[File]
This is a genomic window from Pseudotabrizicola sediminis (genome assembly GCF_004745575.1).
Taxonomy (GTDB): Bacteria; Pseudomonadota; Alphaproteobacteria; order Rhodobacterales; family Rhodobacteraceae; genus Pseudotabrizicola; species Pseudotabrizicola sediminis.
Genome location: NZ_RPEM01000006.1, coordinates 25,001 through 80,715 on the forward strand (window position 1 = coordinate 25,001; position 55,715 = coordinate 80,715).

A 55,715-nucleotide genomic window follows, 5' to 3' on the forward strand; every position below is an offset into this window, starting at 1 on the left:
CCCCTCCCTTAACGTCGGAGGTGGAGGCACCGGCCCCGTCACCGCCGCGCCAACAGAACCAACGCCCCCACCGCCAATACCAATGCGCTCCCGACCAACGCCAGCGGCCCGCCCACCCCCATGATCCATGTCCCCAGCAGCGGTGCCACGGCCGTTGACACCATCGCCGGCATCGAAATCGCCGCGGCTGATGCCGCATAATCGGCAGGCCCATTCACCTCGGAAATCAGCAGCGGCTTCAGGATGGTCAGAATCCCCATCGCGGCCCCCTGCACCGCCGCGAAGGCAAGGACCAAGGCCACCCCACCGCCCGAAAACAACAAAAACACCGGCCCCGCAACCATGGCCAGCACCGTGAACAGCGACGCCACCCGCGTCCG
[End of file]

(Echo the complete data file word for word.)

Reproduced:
This is a genomic window from Pseudotabrizicola sediminis (genome assembly GCF_004745575.1).
Taxonomy (GTDB): Bacteria; Pseudomonadota; Alphaproteobacteria; order Rhodobacterales; family Rhodobacteraceae; genus Pseudotabrizicola; species Pseudotabrizicola sediminis.
Genome location: NZ_RPEM01000006.1, coordinates 25,001 through 80,715 on the forward strand (window position 1 = coordinate 25,001; position 55,715 = coordinate 80,715).

A 55,715-nucleotide genomic window follows, 5' to 3' on the forward strand; every position below is an offset into this window, starting at 1 on the left:
CCCCTCCCTTAACGTCGGAGGTGGAGGCACCGGCCCCGTCACCGCCGCGCCAACAGAACCAACGCCCCCACCGCCAATACCAATGCGCTCCCGACCAACGCCAGCGGCCCGCCCACCCCCATGATCCATGTCCCCAGCAGCGGTGCCACGGCCGTTGACACCATCGCCGGCATCGAAATCGCCGCGGCTGATGCCGCATAATCGGCAGGCCCATTCACCTCGGAAATCAGCAGCGGCTTCAGGATGGTCAGAATCCCCATCGCGGCCCCCTGCACCGCCGCGAAGGCAAGGACCAAGGCCACCCCACCGCCCGAAAACAACAAAAACACCGGCCCCGCAACCATGGCCAGCACCGTGAACAGCGACGCCACCCGCGTCCG